Essendo Morti – Being Dead
Jeanpaul Ferro
Goldfish Press Publications
ISBN Number: 078098246699Z

Reviewer: JoSelle Vanderhooft

          “Written in the post-9/11 world of the September 11th terrorist attacks this collection looks at the heart-breaking ideals of an America that only the dead know now.”

          The above quotation is poet Jeanpaul Ferro’s description of his latest poetry book Essendo Morti – Being Dead and can be found on the book’s back jacket. Upon reading it, and after finishing the book, I was surprised to see how far my estimation of the collection diverged from Ferro’s (and perhaps his publisher’s). While there is certainly much darkness, confusion, and heartbreak to be found in Essendo Morti, and while the voices most frequently heard are those of the dead or of memory, it never occurred to me that the book was about a vanished America remembered only by the dead; or, if one looks at the quote from another angle, even about an existing America so confusing or corrupted that only the dead can fully understand it. Rather, the sense of disillusionment I read in much of Essendo Morti seemed much too immediate and much too common to post-9/11 art and writing to be the province of the deceased, or, really, all that different from the feelings of outrage and sorrow our perpetually out of control nation has inspired since at least the Great Depression.

          Perhaps I have misread Ferro’s thesis. Perhaps our difference in perspective is the result of a generational divide: I came of age during the selfish 80s and cynical 90s, and an America of commonly held ideals has always been dead for me. And though I do not know Ferro’s age, the poems about the Korean War scattered like shrapnel throughout his collection make me think he is at least twenty years my senior. Whatever the cause, I found Essendo Morti to be more of a profound meditation on our nation’s collective sorrow and frustration in a new, perilous, and isolating century than I found it to be a nostalgic treatise on a country long transformed.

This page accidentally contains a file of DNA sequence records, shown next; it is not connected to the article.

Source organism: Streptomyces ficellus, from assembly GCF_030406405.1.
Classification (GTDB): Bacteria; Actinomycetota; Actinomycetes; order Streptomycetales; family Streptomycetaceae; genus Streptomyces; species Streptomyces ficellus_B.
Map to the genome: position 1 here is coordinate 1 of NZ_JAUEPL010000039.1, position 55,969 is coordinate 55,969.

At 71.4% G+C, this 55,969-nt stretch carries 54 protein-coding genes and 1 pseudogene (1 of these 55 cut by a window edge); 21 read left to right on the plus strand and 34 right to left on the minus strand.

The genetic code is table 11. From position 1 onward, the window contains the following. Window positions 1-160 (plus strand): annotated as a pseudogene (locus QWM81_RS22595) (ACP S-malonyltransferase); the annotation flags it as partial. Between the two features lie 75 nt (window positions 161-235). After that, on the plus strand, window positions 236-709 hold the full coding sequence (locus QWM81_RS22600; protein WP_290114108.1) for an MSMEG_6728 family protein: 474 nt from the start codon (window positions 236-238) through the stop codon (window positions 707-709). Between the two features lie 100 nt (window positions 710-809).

Though, then again, the two may not be so very different.

          True to promise, Ferro addresses 9/11 and the world changed at multiple points throughout Essendo Morti, in poems like the punchy “Ground Zero,” about the still-abiding fear among many New Yorkers that every passing plane could signal destruction, and the sober “The Hours Happened (9/11)” (here reproduced in full), which perfectly describes the shock felt in those first few days after the World Trade Center’s collapse. I have read few poems that so adeptly capture the shock and the waking nightmare of that time—and simultaneously the shock and terror the United States is still experiencing.

We drove out of Vendian and out into Ordovician, 
The air moist and warm blowing through our hair, 
New York City rising in gray vaults off on the horizon, 
Abandoned dreams behind us in our rear view mirror,
We stepped all through the hot ash after reaching ground
zero, Leaving only our footprints to prove that we were
there, A part of me couldn’t grasp what had just happened, 
You looked at me and said: “Can you describe all of this?” I
looked over at you and I said: “I don’t think I ever can.”

          Fascinatingly, the book is structured so that 9/11’s shockwave ripples simultaneously into the present and the past, to the horrors of a North Korean POW prison in “Dreams of Men,” the messy Second Gulf War in “Iraqi Occupation” where “Bombed out cars look like movie relics,/ like they could have been left on the moon,” and even to the greed and obscenity of Wall Street in “You Can’t Cheat an Honest Man”—a poem either written in honor of the 2008 recession or eerily prefiguring it (the book’s 2009 publication date makes it hard to be certain). Either way, I suspect it will be remembered as one of the first published poems to deal with the mindset and practices that brought the States into the worst economic crisis since the Great Depression. Here, Ferro ingeniously describes Wall Street in somewhat Miltonic terms as a bejeweled “pandemonium” populated by

confidence men who are good at what they do
only in a world full of confidence;
pulling out gold bars from out of the decks, 
pulling out a thousand braids of America’s 
hair that has grown long now;
trying to make us feel not so lonely—the way God
gets lonely after he looks at us for too long;

buying and selling thin air like the thin air in a bar
after the drunken soldiers have arrived;
          And when this demonic city-within-a-city ruptures, Ferro prognosticates…not prophetic doom exactly, but something much more profound: the futility of the entire enterprise, given not only the transitory nature of financial institutions, but the quietude, perhaps even eternal nature, of the human soul.